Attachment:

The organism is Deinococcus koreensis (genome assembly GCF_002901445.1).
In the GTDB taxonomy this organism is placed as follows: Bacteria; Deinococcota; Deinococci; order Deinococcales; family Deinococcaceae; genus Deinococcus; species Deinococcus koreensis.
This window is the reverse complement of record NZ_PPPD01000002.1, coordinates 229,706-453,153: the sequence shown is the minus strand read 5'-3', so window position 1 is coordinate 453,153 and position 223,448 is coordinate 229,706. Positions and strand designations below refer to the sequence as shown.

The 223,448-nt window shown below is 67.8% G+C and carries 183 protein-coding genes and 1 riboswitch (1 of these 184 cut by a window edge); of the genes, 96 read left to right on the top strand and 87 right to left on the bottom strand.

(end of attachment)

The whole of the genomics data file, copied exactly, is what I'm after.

The organism is Deinococcus koreensis (genome assembly GCF_002901445.1).
In the GTDB taxonomy this organism is placed as follows: Bacteria; Deinococcota; Deinococci; order Deinococcales; family Deinococcaceae; genus Deinococcus; species Deinococcus koreensis.
This window is the reverse complement of record NZ_PPPD01000002.1, coordinates 229,706-453,153: the sequence shown is the minus strand read 5'-3', so window position 1 is coordinate 453,153 and position 223,448 is coordinate 229,706. Positions and strand designations below refer to the sequence as shown.

The 223,448-nt window shown below is 67.8% G+C and carries 183 protein-coding genes and 1 riboswitch (1 of these 184 cut by a window edge); of the genes, 96 read left to right on the top strand and 87 right to left on the bottom strand.